As our title asks: Do YOU Get Regular Eye Exams? Or do YOU neglect your eyes? Please be sure to treat your eyes properly!!! 🙂

Recently, Sarah DiGiulio wrote about this topic for Sharecare. Here are some highlights:

“Roughly 11 million Americans older than 12-years old need vision correction, but glasses or contacts are just one reason to see an eye doctor. Comprehensive eye exams are essential for the early detection of health issues that can affect your vision.”

“As you age, your risk for diseases that can affect your sight, like glaucoma and macular degeneration, increases. During a comprehensive, dilated eye exam, doctors specializing in the eyes and vision, called ophthalmologists, or licensed health care professionals, known as optometrists, can not only pick up eye diseases that could lead to blindness or other complications, but also detect certain underlying health issues that can affect your eyes—even before you develop symptoms or realize that something is going on.”

“Nonetheless,survey data suggest they’re underutilized. A 2016 Harris Poll, commissioned by the American Academy of Ophthalmology, found that 64 percent of U.S. adults reported having at least one vision problem, such as blurry vision, double vision, or difficulty seeing at night. Yet, only 13 percent of these people reported seeing an eye doctor about it.”

“The Centers for Disease Control and Prevention also reports that up to 45 percent of adults in the United States haven’t had a dilated eye exam within the last two years. And only about half of the estimated 61 million adults at high risk for vision loss visited an eye doctor during the past year. (Keep in mind, there are free or low-cost options available, particularly for older people and those at higher risk for eye diseases.)”

Click the image to read a lot more.

Do YOU Get Regular Eye Exams
Your risk for eye-related disease increases as you age. Regular comprehensive eye exams can help protect your vision.

 

Being Tired All the Time

Advice about always being tired.

Last year, we looked at how to Increase Your Energy When You’re Too Tired to Workout. Now, we examine being tired all the time. This is something that I regularly face. How about you?

As Ana Lopez writes for Sharecare:

“Do you often feel exhausted with more than your run-of-the-mill fatigue? Hypothyroidism, an underactive thyroid, may be to blame. We talked to endocrinologist Parveen K Verma, DO, FACE, of Our Lady of Lourdes Medical Center in Camden, New Jersey, to learn more about hypothyroidism and how it’s treated.”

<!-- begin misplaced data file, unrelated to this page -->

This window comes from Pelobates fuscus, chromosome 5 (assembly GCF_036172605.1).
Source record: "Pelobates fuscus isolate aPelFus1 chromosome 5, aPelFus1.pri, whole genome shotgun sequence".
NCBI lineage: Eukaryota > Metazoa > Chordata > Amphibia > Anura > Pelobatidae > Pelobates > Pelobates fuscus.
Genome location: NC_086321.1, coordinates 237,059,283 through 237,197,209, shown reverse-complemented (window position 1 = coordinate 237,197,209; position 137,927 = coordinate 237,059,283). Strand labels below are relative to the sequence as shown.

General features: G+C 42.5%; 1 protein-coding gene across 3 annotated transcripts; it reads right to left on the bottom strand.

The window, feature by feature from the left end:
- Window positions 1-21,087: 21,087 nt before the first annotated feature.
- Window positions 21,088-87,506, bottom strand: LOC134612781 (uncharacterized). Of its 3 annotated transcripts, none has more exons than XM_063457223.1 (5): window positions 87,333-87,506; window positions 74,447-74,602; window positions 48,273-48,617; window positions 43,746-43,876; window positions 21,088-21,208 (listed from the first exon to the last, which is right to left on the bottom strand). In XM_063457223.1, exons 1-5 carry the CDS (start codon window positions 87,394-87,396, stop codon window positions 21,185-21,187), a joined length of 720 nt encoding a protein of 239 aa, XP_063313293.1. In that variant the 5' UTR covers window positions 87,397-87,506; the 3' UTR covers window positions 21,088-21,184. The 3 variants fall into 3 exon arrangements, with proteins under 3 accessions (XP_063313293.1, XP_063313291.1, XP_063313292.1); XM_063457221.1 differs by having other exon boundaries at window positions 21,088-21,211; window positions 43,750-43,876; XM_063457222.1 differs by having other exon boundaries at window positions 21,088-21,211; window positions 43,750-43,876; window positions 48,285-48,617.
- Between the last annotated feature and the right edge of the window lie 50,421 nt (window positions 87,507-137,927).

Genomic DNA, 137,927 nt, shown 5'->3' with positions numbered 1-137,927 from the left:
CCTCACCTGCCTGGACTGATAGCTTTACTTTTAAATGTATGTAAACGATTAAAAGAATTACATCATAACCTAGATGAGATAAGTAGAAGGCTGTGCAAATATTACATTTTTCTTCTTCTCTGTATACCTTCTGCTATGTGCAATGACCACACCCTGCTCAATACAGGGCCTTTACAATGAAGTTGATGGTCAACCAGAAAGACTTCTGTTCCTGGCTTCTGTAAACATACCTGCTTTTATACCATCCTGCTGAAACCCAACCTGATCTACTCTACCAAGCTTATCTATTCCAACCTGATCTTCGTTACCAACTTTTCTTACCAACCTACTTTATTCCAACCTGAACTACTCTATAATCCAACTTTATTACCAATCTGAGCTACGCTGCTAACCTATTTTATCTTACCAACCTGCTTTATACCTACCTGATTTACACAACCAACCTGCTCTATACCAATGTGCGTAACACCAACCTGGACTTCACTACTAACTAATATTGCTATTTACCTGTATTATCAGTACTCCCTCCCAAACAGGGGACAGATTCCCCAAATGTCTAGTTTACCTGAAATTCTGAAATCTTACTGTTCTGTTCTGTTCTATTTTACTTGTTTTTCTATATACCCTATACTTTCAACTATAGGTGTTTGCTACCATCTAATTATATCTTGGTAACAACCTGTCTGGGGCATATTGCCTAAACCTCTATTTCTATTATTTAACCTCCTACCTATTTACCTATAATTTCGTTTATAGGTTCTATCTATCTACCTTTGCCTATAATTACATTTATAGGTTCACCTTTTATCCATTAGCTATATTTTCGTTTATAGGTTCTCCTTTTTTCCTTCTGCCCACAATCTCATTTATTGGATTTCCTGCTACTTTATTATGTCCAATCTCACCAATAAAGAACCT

What is hypothyroidism?  Dr. Verma: “It is a problem with the thyroid gland, a gland in the base of your neck that controls metabolism. It can be caused by an infection and may be a transient problem … that gets better without treatment. It may also be the result of an autoimmune disease,  where the thyroid doesn’t make enough thyroid hormone.”

What are symptoms of hypothyroidism? Dr. Verma: “Typical symptoms include fatigue, weight gain, decreased energy, depression, dry skin and hair,  and constipation. A lot of people just feel like everything has closed down. For women, they may have fertility issues or abnormal menstrual cycles.”

When should I see my healthcare provider? Dr. Verma: “If common things that cause fatigue (not getting enough sleep, nutritional issues, multitasking) have been ruled out and you don’t feel better after a few weeks, then you should seek a medical evaluation. An initial workup may include a discussion about sleep habits, nutrition, work schedule, personal stressors, and blood work that looks for things like anemia or other metabolic problems, such as hypothyroidism.”

How is hypothyroidism treated? Dr. Verma: “The typical treatment is to use a form of thyroid hormone called levothyroxine. There are some other formulations that are considered more natural, such as Armour Thyroid. To decide which would be an appropriate choice for you, discuss your options with your primary care doctor or endocrinologist.”

To read a lot more, click the image.

https://www.sharecare.com/health/hypothyroidism/article/tired-all-the-time-is-that-normal